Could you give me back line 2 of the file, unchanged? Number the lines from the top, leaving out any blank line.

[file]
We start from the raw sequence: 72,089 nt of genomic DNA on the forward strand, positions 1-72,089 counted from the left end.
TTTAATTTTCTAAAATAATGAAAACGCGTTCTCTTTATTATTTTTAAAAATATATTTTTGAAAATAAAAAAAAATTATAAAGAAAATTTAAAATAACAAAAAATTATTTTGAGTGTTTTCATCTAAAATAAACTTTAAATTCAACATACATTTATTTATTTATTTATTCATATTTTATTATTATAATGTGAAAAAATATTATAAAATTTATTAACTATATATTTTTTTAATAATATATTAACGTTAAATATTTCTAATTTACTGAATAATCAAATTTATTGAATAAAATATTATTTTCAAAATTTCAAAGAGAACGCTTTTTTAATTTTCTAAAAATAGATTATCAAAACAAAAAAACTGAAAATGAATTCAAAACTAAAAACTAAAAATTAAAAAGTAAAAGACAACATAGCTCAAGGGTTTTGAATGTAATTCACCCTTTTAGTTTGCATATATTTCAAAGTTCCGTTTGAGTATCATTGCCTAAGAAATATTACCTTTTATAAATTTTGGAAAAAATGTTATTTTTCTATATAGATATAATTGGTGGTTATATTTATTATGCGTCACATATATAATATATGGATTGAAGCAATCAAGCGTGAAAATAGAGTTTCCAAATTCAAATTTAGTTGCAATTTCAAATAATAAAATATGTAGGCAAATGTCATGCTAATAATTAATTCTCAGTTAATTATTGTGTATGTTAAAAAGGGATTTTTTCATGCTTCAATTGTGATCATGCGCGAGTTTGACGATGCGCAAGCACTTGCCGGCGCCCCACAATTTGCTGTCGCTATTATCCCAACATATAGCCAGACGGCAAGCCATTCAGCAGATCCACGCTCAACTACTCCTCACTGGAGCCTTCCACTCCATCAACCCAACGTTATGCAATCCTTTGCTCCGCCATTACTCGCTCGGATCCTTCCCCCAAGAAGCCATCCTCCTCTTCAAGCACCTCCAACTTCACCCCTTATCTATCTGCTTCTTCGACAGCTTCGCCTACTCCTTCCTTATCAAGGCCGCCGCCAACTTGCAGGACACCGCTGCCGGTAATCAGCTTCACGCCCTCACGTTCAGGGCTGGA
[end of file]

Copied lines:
TTTAATTTTCTAAAATAATGAAAACGCGTTCTCTTTATTATTTTTAAAAATATATTTTTGAAAATAAAAAAAAATTATAAAGAAAATTTAAAATAACAAAAAATTATTTTGAGTGTTTTCATCTAAAATAAACTTTAAATTCAACATACATTTATTTATTTATTTATTCATATTTTATTATTATAATGTGAAAAAATATTATAAAATTTATTAACTATATATTTTTTTAATAATATATTAACGTTAAATATTTCTAATTTACTGAATAATCAAATTTATTGAATAAAATATTATTTTCAAAATTTCAAAGAGAACGCTTTTTTAATTTTCTAAAAATAGATTATCAAAACAAAAAAACTGAAAATGAATTCAAAACTAAAAACTAAAAATTAAAAAGTAAAAGACAACATAGCTCAAGGGTTTTGAATGTAATTCACCCTTTTAGTTTGCATATATTTCAAAGTTCCGTTTGAGTATCATTGCCTAAGAAATATTACCTTTTATAAATTTTGGAAAAAATGTTATTTTTCTATATAGATATAATTGGTGGTTATATTTATTATGCGTCACATATATAATATATGGATTGAAGCAATCAAGCGTGAAAATAGAGTTTCCAAATTCAAATTTAGTTGCAATTTCAAATAATAAAATATGTAGGCAAATGTCATGCTAATAATTAATTCTCAGTTAATTATTGTGTATGTTAAAAAGGGATTTTTTCATGCTTCAATTGTGATCATGCGCGAGTTTGACGATGCGCAAGCACTTGCCGGCGCCCCACAATTTGCTGTCGCTATTATCCCAACATATAGCCAGACGGCAAGCCATTCAGCAGATCCACGCTCAACTACTCCTCACTGGAGCCTTCCACTCCATCAACCCAACGTTATGCAATCCTTTGCTCCGCCATTACTCGCTCGGATCCTTCCCCCAAGAAGCCATCCTCCTCTTCAAGCACCTCCAACTTCACCCCTTATCTATCTGCTTCTTCGACAGCTTCGCCTACTCCTTCCTTATCAAGGCCGCCGCCAACTTGCAGGACACCGCTGCCGGTAATCAGCTTCACGCCCTCACGTTCAGGGCTGGA